How quickly can a whole nation forget about a catastrophe? In Chan Koonchung’s 2009 dystopian novel The Fat Years, China endures a huge, fictional crisis. Two years later, nobody seems to remember it. In reality, Chan realised, it took less than two months for many people in China to leave behind their anger and despair over the coronavirus crisis and the government’s bungled response. Today, they believe China triumphed over the outbreak. “It’s like nothing had happened,” Chan said in an interview. “I’m dumbfounded. How could they make a U-turn so fast?” Chan wrote The Fat Years as a cautionary tale. Today, it seems all too real. A disaster brings suffering and death. Collective amnesia sets in. The Communist Party emerges stronger than ever. Outside China, readers are turning to books capturing the mood of the moment, like Albert Camus’s The Plague. The Fat Years hasn’t enjoyed the same kind of resurgence. For starters, it is banned in China. Its pirated version was a sensation, but that was a decade ago. Few young readers know it. Chan, 67, was born in Shanghai, raised in Hong Kong and made his name in journalism, film and literature in the Chinese-speaking world. For decades, he has kept his hair shoulder-length, parted in the middle and now grey. He has lived in Beijing since 2000 — he is too fascinated by its people to leave, he said — but he has been hunkering down in Hong Kong since late March, when his newest novel, Zero Point, Beijing, was published in Hong Kong by Oxford University Press. The Chinese government may not be happy with it: Its main character is the spirit of a boy killed during the 1989 crackdown on protesters in Tiananmen Square. Though quite a few of his books have been banned in China, Chan had never before taken the precaution of leaving.
In The Fat Years, China plunges into anarchy for a month in 2011, during a second global financial crisis. Looting and arson break out. The Communist Party imposes martial law and jails and executes many, including the innocent. The book begins two years later. While the world still wallows in crisis, China’s people are happy and prosperous.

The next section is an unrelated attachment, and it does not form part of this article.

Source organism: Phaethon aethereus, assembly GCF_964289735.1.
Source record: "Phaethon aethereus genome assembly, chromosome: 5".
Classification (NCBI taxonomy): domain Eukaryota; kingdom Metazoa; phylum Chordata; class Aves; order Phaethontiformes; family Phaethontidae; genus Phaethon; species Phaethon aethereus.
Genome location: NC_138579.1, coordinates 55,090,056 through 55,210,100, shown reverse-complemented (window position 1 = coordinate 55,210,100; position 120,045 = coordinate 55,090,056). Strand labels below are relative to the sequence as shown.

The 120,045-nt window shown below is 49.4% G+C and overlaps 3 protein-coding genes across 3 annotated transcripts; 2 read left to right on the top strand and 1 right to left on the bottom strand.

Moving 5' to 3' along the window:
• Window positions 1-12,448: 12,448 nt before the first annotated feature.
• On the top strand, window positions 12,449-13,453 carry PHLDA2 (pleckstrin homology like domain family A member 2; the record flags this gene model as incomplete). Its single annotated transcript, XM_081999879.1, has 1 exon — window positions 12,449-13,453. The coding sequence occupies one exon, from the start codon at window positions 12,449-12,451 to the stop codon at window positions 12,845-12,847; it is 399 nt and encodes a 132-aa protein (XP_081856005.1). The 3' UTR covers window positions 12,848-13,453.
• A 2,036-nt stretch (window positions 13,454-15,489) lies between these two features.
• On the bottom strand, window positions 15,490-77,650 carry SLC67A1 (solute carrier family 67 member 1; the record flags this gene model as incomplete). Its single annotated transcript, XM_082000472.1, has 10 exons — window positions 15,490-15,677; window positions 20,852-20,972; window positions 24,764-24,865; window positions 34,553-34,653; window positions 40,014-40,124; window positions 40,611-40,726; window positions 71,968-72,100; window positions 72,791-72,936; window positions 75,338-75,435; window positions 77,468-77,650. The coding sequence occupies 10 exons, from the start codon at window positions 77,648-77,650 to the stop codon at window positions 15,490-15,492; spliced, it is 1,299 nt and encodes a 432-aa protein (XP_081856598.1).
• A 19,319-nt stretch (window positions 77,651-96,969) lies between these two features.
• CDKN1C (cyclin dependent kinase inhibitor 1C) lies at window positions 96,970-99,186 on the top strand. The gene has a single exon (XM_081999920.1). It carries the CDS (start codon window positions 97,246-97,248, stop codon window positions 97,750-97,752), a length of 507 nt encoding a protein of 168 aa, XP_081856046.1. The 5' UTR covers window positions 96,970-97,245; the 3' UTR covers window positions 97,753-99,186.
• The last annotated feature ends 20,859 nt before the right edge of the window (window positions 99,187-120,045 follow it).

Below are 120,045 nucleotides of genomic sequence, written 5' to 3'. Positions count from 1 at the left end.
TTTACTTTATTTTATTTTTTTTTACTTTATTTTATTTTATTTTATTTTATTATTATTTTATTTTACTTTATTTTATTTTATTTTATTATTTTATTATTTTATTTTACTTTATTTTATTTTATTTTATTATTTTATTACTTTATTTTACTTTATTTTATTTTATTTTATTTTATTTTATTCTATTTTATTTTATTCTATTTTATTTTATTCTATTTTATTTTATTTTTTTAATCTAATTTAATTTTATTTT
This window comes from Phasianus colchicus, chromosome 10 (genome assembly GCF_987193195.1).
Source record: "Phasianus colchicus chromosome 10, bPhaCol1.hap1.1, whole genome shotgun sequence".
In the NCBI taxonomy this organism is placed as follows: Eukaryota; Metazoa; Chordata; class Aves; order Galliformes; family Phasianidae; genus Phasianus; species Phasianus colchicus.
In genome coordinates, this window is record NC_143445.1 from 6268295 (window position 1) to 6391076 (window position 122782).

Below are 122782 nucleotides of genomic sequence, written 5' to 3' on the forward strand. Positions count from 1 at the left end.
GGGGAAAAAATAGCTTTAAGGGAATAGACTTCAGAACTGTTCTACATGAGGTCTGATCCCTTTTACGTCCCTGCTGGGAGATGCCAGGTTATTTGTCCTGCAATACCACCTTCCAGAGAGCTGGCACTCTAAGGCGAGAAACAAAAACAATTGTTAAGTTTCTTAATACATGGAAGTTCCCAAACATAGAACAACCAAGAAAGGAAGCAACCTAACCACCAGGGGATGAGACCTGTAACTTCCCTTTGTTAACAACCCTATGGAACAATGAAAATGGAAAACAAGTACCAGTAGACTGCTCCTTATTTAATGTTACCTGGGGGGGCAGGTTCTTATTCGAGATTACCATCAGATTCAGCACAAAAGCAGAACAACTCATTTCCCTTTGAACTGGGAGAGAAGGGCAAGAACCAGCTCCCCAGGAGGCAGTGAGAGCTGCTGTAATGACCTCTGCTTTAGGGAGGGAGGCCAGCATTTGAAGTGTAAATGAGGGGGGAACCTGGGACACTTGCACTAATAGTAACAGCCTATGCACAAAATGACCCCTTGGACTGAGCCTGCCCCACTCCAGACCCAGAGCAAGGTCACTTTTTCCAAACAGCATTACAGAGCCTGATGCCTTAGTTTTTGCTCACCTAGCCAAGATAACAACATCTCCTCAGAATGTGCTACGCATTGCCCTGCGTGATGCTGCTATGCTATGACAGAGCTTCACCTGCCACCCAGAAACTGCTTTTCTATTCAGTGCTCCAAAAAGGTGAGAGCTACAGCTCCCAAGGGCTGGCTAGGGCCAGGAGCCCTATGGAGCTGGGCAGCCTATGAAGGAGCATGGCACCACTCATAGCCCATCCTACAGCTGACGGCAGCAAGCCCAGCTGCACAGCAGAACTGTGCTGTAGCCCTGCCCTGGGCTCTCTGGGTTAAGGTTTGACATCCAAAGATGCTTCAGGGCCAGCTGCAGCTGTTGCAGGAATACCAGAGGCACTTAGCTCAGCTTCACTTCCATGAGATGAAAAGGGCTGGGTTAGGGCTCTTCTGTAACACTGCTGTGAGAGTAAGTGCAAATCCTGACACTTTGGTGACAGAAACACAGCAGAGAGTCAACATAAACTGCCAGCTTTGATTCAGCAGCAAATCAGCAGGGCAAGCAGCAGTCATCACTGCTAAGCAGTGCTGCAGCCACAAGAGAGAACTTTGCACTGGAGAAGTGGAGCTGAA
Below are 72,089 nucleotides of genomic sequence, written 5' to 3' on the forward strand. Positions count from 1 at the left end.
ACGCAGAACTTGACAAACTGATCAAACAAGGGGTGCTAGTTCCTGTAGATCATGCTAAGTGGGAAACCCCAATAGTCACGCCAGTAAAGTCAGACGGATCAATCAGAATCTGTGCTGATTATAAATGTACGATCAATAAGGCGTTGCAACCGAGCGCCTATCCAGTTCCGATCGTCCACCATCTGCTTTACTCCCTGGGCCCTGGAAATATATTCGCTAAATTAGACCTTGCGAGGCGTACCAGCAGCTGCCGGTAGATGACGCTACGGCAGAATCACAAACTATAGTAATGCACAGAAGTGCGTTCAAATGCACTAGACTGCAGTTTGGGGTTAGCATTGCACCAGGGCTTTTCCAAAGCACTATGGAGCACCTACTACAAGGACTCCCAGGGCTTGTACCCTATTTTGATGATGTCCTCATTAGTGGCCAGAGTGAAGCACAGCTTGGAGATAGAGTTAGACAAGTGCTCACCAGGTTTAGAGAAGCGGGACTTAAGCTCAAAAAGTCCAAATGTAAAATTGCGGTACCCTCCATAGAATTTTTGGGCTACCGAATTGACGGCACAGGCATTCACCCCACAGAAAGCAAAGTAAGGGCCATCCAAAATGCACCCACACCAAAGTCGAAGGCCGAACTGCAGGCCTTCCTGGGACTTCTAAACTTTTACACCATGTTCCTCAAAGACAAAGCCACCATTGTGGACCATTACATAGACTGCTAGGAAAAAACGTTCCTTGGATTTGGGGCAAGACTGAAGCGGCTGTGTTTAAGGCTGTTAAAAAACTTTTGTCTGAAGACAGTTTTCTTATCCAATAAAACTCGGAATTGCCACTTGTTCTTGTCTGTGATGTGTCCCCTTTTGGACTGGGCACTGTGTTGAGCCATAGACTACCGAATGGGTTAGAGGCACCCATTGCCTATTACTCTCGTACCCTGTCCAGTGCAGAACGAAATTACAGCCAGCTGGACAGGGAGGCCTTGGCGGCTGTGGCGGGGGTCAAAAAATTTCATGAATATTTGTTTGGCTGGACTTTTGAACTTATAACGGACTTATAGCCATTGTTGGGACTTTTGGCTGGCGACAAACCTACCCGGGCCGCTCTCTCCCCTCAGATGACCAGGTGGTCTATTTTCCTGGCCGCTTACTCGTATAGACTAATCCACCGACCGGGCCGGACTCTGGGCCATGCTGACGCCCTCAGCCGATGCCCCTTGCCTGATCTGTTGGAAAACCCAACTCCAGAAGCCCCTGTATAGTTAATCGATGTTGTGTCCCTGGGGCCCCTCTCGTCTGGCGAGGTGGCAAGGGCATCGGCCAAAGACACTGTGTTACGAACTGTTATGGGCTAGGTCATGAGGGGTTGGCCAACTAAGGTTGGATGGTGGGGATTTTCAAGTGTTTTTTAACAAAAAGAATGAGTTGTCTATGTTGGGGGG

The country is ascendant. Starbucks is a Chinese name. The violence has been mysteriously forgotten. The main characters want to find out what happened. Chan said he wrote The Fat Years after witnessing Beijing’s exuberance in 2008. It was a year of tragedies: a deadly winter, a Tibetan uprising, a devastating earthquake, the global financial crisis and the arrest of the prominent dissident Liu Xiaobo. But many people in China seemed to remember only the Beijing Olympics and how China came out of the financial crisis stronger than Western countries. Even the elite intellectuals enjoyed what they saw as a new openness in business and online. Chan wanted to throw cold water on that wishful thinking. He believed that the party intends to govern forever and will do anything to survive. Since then, as the party under Xi Jinping has tightened its grip on power, Chan has seen his friends detained, jailed and silenced. But nothing prepared him for how quickly many people decided to forget about the suffering during the pandemic. The Chinese internet was filled with grief and outrage when the epidemic first broke out. By the time the virus spread to Europe and the US, Beijing boasted that it had “turned the tide” and urged other countries to learn from its playbook. Public outrage was directed away from the local officials who covered up the outbreak. Instead, it was directed at critics like Fang Fang, the author who kept an online diary about Wuhan under lockdown and demanded accountability. China is a country of bad memories. In the last century it endured civil war, invasion, famine, the Cultural Revolution and the Tiananmen Square crackdown. Its people have been urged to look to the future. That worked when China was growing and opening up. Now its growth is slowing and its openness is vanishing. Nevertheless, in The Fat Years and in real life, people still choose to forget. But aren’t the Chinese victims of information control themselves? I asked. With more information, they might wake up one day. “Yes, they are victims. But they sometimes play the roles of perpetrator and victim at the same time,” said Chan. He cited the Red Guards of the Cultural Revolution, who brutalised imagined enemies. Few later apologised to their victims, Chan said. “If the Chinese don’t try to hold the power accountable after waking up,” he said, “the rulers can always change the narratives based on their needs.” As for my question about why The Fat Years didn’t predict China’s darker turn, Chan said he hadn’t imagined it. But I saw a hint of it in the novel, when the party official sneers at the naïveté of his captors.
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